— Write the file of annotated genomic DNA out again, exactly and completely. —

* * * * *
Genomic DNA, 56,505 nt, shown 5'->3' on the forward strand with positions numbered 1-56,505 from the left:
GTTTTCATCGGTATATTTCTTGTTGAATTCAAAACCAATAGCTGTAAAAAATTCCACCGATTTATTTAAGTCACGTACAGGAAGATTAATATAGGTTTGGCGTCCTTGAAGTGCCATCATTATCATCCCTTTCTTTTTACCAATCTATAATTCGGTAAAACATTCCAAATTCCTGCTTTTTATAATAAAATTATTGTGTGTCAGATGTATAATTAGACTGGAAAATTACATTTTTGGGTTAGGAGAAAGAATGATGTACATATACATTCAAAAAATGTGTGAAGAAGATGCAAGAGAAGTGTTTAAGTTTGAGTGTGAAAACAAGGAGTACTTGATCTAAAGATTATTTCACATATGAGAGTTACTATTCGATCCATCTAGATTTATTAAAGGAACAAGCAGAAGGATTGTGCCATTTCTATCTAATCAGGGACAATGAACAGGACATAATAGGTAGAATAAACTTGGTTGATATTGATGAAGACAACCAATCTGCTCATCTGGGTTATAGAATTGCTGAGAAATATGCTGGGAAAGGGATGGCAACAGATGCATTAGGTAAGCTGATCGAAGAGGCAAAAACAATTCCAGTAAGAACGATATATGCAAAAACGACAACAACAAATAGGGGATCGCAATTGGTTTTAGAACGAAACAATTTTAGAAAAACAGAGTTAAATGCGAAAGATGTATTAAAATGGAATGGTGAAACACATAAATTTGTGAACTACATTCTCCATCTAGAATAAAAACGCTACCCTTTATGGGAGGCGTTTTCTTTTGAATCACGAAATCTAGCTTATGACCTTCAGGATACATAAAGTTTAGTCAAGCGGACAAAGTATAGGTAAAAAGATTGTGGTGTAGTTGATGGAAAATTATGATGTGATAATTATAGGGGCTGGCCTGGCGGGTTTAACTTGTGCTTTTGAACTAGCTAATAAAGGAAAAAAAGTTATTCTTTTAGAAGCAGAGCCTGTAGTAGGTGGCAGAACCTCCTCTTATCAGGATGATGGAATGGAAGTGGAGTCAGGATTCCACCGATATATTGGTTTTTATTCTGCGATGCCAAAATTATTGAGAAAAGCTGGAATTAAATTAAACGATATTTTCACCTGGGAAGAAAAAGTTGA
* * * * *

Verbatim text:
Genomic DNA, 56,505 nt, shown 5'->3' on the forward strand with positions numbered 1-56,505 from the left:
GTTTTCATCGGTATATTTCTTGTTGAATTCAAAACCAATAGCTGTAAAAAATTCCACCGATTTATTTAAGTCACGTACAGGAAGATTAATATAGGTTTGGCGTCCTTGAAGTGCCATCATTATCATCCCTTTCTTTTTACCAATCTATAATTCGGTAAAACATTCCAAATTCCTGCTTTTTATAATAAAATTATTGTGTGTCAGATGTATAATTAGACTGGAAAATTACATTTTTGGGTTAGGAGAAAGAATGATGTACATATACATTCAAAAAATGTGTGAAGAAGATGCAAGAGAAGTGTTTAAGTTTGAGTGTGAAAACAAGGAGTACTTGATCTAAAGATTATTTCACATATGAGAGTTACTATTCGATCCATCTAGATTTATTAAAGGAACAAGCAGAAGGATTGTGCCATTTCTATCTAATCAGGGACAATGAACAGGACATAATAGGTAGAATAAACTTGGTTGATATTGATGAAGACAACCAATCTGCTCATCTGGGTTATAGAATTGCTGAGAAATATGCTGGGAAAGGGATGGCAACAGATGCATTAGGTAAGCTGATCGAAGAGGCAAAAACAATTCCAGTAAGAACGATATATGCAAAAACGACAACAACAAATAGGGGATCGCAATTGGTTTTAGAACGAAACAATTTTAGAAAAACAGAGTTAAATGCGAAAGATGTATTAAAATGGAATGGTGAAACACATAAATTTGTGAACTACATTCTCCATCTAGAATAAAAACGCTACCCTTTATGGGAGGCGTTTTCTTTTGAATCACGAAATCTAGCTTATGACCTTCAGGATACATAAAGTTTAGTCAAGCGGACAAAGTATAGGTAAAAAGATTGTGGTGTAGTTGATGGAAAATTATGATGTGATAATTATAGGGGCTGGCCTGGCGGGTTTAACTTGTGCTTTTGAACTAGCTAATAAAGGAAAAAAAGTTATTCTTTTAGAAGCAGAGCCTGTAGTAGGTGGCAGAACCTCCTCTTATCAGGATGATGGAATGGAAGTGGAGTCAGGATTCCACCGATATATTGGTTTTTATTCTGCGATGCCAAAATTATTGAGAAAAGCTGGAATTAAATTAAACGATATTTTCACCTGGGAAGAAAAAGTTGA